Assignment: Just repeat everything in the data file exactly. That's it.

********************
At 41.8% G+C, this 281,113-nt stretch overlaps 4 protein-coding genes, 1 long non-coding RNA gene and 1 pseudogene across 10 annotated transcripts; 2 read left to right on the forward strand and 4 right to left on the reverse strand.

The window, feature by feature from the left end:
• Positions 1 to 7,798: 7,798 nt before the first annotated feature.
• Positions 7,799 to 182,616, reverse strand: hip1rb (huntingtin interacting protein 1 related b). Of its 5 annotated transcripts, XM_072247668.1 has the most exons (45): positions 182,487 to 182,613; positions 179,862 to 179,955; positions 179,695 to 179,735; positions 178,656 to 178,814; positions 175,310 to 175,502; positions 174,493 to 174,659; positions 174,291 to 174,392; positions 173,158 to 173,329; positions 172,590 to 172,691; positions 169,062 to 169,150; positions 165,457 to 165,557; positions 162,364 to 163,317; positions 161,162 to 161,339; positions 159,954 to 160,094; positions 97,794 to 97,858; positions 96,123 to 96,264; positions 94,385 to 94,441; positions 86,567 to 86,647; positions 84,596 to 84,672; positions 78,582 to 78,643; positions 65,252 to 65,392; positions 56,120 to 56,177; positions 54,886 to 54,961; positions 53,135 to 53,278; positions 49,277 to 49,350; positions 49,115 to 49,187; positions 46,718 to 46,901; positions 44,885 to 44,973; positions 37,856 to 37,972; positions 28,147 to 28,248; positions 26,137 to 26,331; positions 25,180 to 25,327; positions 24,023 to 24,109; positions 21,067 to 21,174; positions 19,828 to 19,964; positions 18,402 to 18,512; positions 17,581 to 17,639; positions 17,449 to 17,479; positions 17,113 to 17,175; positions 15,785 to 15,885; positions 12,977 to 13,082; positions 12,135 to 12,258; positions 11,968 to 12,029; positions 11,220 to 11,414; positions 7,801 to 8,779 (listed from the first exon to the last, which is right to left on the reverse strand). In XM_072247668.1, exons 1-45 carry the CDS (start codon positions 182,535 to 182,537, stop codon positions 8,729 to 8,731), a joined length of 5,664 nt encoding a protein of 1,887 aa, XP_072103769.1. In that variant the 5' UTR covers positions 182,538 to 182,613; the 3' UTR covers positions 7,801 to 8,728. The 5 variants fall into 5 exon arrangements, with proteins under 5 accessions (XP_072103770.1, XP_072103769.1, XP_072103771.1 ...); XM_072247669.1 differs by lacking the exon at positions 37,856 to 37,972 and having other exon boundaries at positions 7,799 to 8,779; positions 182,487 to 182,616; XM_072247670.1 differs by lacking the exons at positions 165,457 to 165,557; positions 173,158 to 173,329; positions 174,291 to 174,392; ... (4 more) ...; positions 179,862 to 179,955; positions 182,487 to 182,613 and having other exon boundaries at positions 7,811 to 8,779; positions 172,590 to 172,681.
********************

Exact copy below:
At 41.8% G+C, this 281,113-nt stretch overlaps 4 protein-coding genes, 1 long non-coding RNA gene and 1 pseudogene across 10 annotated transcripts; 2 read left to right on the forward strand and 4 right to left on the reverse strand.

The window, feature by feature from the left end:
• Positions 1 to 7,798: 7,798 nt before the first annotated feature.
• Positions 7,799 to 182,616, reverse strand: hip1rb (huntingtin interacting protein 1 related b). Of its 5 annotated transcripts, XM_072247668.1 has the most exons (45): positions 182,487 to 182,613; positions 179,862 to 179,955; positions 179,695 to 179,735; positions 178,656 to 178,814; positions 175,310 to 175,502; positions 174,493 to 174,659; positions 174,291 to 174,392; positions 173,158 to 173,329; positions 172,590 to 172,691; positions 169,062 to 169,150; positions 165,457 to 165,557; positions 162,364 to 163,317; positions 161,162 to 161,339; positions 159,954 to 160,094; positions 97,794 to 97,858; positions 96,123 to 96,264; positions 94,385 to 94,441; positions 86,567 to 86,647; positions 84,596 to 84,672; positions 78,582 to 78,643; positions 65,252 to 65,392; positions 56,120 to 56,177; positions 54,886 to 54,961; positions 53,135 to 53,278; positions 49,277 to 49,350; positions 49,115 to 49,187; positions 46,718 to 46,901; positions 44,885 to 44,973; positions 37,856 to 37,972; positions 28,147 to 28,248; positions 26,137 to 26,331; positions 25,180 to 25,327; positions 24,023 to 24,109; positions 21,067 to 21,174; positions 19,828 to 19,964; positions 18,402 to 18,512; positions 17,581 to 17,639; positions 17,449 to 17,479; positions 17,113 to 17,175; positions 15,785 to 15,885; positions 12,977 to 13,082; positions 12,135 to 12,258; positions 11,968 to 12,029; positions 11,220 to 11,414; positions 7,801 to 8,779 (listed from the first exon to the last, which is right to left on the reverse strand). In XM_072247668.1, exons 1-45 carry the CDS (start codon positions 182,535 to 182,537, stop codon positions 8,729 to 8,731), a joined length of 5,664 nt encoding a protein of 1,887 aa, XP_072103769.1. In that variant the 5' UTR covers positions 182,538 to 182,613; the 3' UTR covers positions 7,801 to 8,728. The 5 variants fall into 5 exon arrangements, with proteins under 5 accessions (XP_072103770.1, XP_072103769.1, XP_072103771.1 ...); XM_072247669.1 differs by lacking the exon at positions 37,856 to 37,972 and having other exon boundaries at positions 7,799 to 8,779; positions 182,487 to 182,616; XM_072247670.1 differs by lacking the exons at positions 165,457 to 165,557; positions 173,158 to 173,329; positions 174,291 to 174,392; ... (4 more) ...; positions 179,862 to 179,955; positions 182,487 to 182,613 and having other exon boundaries at positions 7,811 to 8,779; positions 172,590 to 172,681.